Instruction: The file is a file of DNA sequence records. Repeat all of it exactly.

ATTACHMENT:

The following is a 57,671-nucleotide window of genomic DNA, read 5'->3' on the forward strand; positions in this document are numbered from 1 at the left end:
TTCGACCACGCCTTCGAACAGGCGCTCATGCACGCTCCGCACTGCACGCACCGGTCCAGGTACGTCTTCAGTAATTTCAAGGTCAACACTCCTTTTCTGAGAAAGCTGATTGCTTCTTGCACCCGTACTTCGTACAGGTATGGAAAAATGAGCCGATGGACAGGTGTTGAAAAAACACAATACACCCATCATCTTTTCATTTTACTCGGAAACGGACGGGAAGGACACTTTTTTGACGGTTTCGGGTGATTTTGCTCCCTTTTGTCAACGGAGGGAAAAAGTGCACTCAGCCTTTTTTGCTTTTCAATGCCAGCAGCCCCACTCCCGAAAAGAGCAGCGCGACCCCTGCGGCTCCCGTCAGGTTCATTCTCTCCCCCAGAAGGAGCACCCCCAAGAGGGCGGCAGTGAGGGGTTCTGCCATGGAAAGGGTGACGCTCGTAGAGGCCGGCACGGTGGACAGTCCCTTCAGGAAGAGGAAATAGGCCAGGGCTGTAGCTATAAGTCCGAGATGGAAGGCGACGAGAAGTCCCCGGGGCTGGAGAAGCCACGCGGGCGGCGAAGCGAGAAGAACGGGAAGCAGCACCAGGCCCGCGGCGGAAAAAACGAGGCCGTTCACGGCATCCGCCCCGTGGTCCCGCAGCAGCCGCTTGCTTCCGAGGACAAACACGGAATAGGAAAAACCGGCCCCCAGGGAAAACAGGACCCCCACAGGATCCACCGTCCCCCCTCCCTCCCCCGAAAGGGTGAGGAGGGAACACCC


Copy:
The following is a 57,671-nucleotide window of genomic DNA, read 5'->3' on the forward strand; positions in this document are numbered from 1 at the left end:
TTCGACCACGCCTTCGAACAGGCGCTCATGCACGCTCCGCACTGCACGCACCGGTCCAGGTACGTCTTCAGTAATTTCAAGGTCAACACTCCTTTTCTGAGAAAGCTGATTGCTTCTTGCACCCGTACTTCGTACAGGTATGGAAAAATGAGCCGATGGACAGGTGTTGAAAAAACACAATACACCCATCATCTTTTCATTTTACTCGGAAACGGACGGGAAGGACACTTTTTTGACGGTTTCGGGTGATTTTGCTCCCTTTTGTCAACGGAGGGAAAAAGTGCACTCAGCCTTTTTTGCTTTTCAATGCCAGCAGCCCCACTCCCGAAAAGAGCAGCGCGACCCCTGCGGCTCCCGTCAGGTTCATTCTCTCCCCCAGAAGGAGCACCCCCAAGAGGGCGGCAGTGAGGGGTTCTGCCATGGAAAGGGTGACGCTCGTAGAGGCCGGCACGGTGGACAGTCCCTTCAGGAAGAGGAAATAGGCCAGGGCTGTAGCTATAAGTCCGAGATGGAAGGCGACGAGAAGTCCCCGGGGCTGGAGAAGCCACGCGGGCGGCGAAGCGAGAAGAACGGGAAGCAGCACCAGGCCCGCGGCGGAAAAAACGAGGCCGTTCACGGCATCCGCCCCGTGGTCCCGCAGCAGCCGCTTGCTTCCGAGGACAAACACGGAATAGGAAAAACCGGCCCCCAGGGAAAACAGGACCCCCACAGGATCCACCGTCCCCCCTCCCTCCCCCGAAAGGGTGAGGAGGGAACACCC